Black Women in Medicine is a documentary film written, directed, and produced by Crystal R. Emery that chronicles the challenges Black women face in the medical field and provides insight into the history of Black female doctors.
To provide you with some staggering statistics, only two percent of all physicians in America are Black women.
The great thing about this Oscar-qualifying feature-length documentary is that it provides a broad range of perspectives from young medical students to current surgeons to many trailblazers that have paved the way for more Black women to being accepted to medical schools and further their careers. One such trailblazer is Dr. Jocelyn Elders. She was the first Black woman U.S. Surgeon General, and her story serves as a source of inspiration and empowerment for young Black women.
The documentary mixes interviews and narrative storytelling with actual footage of these physicians practicing medicine and providing care to their patients. We hear from Dr. Claudia Thomas, a Black orthopedic surgeon, who describes how her desire to help shape the human body and her love for geometry helped contribute to her decision to choose that specialty. We hear from a cardiothoracic surgeon, who tells the viewer how many of her patients expect her to be a nurse and are shocked to learn that she’ll be operating on her heart. Another doctor expresses the importance of being open about where she came from because she was a single mother with five children who couldn’t pay her electricity bills while she was in medical school. She was “everything people say you’re not supposed to be,” and yet she persevered to pursue her passion.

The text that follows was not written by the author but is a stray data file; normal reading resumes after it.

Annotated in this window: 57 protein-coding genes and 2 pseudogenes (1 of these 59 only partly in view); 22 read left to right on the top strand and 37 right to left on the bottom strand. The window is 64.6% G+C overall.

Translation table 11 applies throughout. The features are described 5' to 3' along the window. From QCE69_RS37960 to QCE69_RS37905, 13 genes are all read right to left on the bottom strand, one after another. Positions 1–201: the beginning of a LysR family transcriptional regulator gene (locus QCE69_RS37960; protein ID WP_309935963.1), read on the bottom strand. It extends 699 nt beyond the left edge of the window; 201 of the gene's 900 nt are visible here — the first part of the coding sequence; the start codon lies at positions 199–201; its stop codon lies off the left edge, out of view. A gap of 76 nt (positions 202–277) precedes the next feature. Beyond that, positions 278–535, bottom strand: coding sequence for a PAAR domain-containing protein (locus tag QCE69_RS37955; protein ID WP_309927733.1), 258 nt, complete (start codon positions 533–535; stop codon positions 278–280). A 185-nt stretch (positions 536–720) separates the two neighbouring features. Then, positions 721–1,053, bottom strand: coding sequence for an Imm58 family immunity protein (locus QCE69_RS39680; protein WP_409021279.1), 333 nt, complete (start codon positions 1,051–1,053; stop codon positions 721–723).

It was incredible to me to see what obstacles these women have overcome (both with racism and sexism) to achieve the level of success that they have made and to use their experiences as a source of inspiration for the next generation of young, Black women.
As the film’s synopsis states, in telling the stories of women who have persevered in medical fields in part by overcoming barriers linked to race and gender, “Black Women in Medicine” provides audiences with a vivid and stunning experience of the triumph of the human spirit.
Be sure and check out the website and watch the trailer below!
Kyndal is a free spirit who finds it very hard to describe herself. Tea Snob. Daydreamer. History, Fantasy, & Book Blerd. Cursed with Wanderlust. Jams to show tunes. Obsessed with Hamilton (the musical). Always on the advent of her next adventure.
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